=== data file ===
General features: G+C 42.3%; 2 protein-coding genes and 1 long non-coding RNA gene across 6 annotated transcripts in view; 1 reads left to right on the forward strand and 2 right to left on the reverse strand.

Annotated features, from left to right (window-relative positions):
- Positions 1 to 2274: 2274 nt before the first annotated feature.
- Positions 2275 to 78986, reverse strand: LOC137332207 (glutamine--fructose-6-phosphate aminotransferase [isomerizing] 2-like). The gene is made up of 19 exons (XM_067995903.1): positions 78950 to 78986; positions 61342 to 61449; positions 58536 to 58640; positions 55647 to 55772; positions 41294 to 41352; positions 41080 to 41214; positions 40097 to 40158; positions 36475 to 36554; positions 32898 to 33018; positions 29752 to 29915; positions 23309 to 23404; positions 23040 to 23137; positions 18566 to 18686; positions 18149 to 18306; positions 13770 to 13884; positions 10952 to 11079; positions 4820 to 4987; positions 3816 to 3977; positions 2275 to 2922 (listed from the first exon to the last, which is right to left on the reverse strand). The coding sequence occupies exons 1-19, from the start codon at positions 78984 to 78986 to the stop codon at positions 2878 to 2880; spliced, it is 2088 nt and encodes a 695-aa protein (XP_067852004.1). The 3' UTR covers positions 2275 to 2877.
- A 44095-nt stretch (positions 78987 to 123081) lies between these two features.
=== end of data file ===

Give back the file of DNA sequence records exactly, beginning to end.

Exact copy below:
General features: G+C 42.3%; 2 protein-coding genes and 1 long non-coding RNA gene across 6 annotated transcripts in view; 1 reads left to right on the forward strand and 2 right to left on the reverse strand.

Annotated features, from left to right (window-relative positions):
- Positions 1 to 2274: 2274 nt before the first annotated feature.
- Positions 2275 to 78986, reverse strand: LOC137332207 (glutamine--fructose-6-phosphate aminotransferase [isomerizing] 2-like). The gene is made up of 19 exons (XM_067995903.1): positions 78950 to 78986; positions 61342 to 61449; positions 58536 to 58640; positions 55647 to 55772; positions 41294 to 41352; positions 41080 to 41214; positions 40097 to 40158; positions 36475 to 36554; positions 32898 to 33018; positions 29752 to 29915; positions 23309 to 23404; positions 23040 to 23137; positions 18566 to 18686; positions 18149 to 18306; positions 13770 to 13884; positions 10952 to 11079; positions 4820 to 4987; positions 3816 to 3977; positions 2275 to 2922 (listed from the first exon to the last, which is right to left on the reverse strand). The coding sequence occupies exons 1-19, from the start codon at positions 78984 to 78986 to the stop codon at positions 2878 to 2880; spliced, it is 2088 nt and encodes a 695-aa protein (XP_067852004.1). The 3' UTR covers positions 2275 to 2877.
- A 44095-nt stretch (positions 78987 to 123081) lies between these two features.